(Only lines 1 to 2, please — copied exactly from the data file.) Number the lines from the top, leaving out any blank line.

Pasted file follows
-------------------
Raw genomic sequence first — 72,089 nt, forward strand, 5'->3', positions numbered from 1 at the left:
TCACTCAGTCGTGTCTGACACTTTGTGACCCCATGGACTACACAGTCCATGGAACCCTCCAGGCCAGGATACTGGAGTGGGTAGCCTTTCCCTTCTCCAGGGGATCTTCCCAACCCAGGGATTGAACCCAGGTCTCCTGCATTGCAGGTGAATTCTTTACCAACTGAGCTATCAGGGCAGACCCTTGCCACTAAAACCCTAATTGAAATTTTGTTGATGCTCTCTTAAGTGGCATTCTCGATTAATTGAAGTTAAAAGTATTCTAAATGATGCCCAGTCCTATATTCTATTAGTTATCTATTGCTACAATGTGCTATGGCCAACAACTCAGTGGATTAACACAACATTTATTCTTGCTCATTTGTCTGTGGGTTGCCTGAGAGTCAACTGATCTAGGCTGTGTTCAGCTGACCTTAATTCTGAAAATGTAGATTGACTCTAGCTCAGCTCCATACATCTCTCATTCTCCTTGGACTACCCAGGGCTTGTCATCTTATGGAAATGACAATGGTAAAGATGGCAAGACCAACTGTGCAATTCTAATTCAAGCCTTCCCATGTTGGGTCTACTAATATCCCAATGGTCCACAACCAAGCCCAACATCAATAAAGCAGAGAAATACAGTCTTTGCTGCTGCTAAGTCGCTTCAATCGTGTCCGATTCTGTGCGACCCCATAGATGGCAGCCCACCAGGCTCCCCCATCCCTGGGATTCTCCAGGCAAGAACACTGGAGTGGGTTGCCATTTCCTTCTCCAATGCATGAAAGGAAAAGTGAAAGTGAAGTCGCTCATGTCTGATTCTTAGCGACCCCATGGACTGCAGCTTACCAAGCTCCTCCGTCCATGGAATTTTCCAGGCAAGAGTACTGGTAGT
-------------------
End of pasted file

Raw genomic sequence first — 72,089 nt, forward strand, 5'->3', positions numbered from 1 at the left:
TCACTCAGTCGTGTCTGACACTTTGTGACCCCATGGACTACACAGTCCATGGAACCCTCCAGGCCAGGATACTGGAGTGGGTAGCCTTTCCCTTCTCCAGGGGATCTTCCCAACCCAGGGATTGAACCCAGGTCTCCTGCATTGCAGGTGAATTCTTTACCAACTGAGCTATCAGGGCAGACCCTTGCCACTAAAACCCTAATTGAAATTTTGTTGATGCTCTCTTAAGTGGCATTCTCGATTAATTGAAGTTAAAAGTATTCTAAATGATGCCCAGTCCTATATTCTATTAGTTATCTATTGCTACAATGTGCTATGGCCAACAACTCAGTGGATTAACACAACATTTATTCTTGCTCATTTGTCTGTGGGTTGCCTGAGAGTCAACTGATCTAGGCTGTGTTCAGCTGACCTTAATTCTGAAAATGTAGATTGACTCTAGCTCAGCTCCATACATCTCTCATTCTCCTTGGACTACCCAGGGCTTGTCATCTTATGGAAATGACAATGGTAAAGATGGCAAGACCAACTGTGCAATTCTAATTCAAGCCTTCCCATGTTGGGTCTACTAATATCCCAATGGTCCACAACCAAGCCCAACATCAATAAAGCAGAGAAATACAGTCTTTGCTGCTGCTAAGTCGCTTCAATCGTGTCCGATTCTGTGCGACCCCATAGATGGCAGCCCACCAGGCTCCCCCATCCCTGGGATTCTCCAGGCAAGAACACTGGAGTGGGTTGCCATTTCCTTCTCCAATGCATGAAAGGAAAAGTGAAAGTGAAGTCGCTCATGTCTGATTCTTAGCGACCCCATGGACTGCAGCTTACCAAGCTCCTCCGTCCATGGAATTTTCCAGGCAAGAGTACTGGTAGT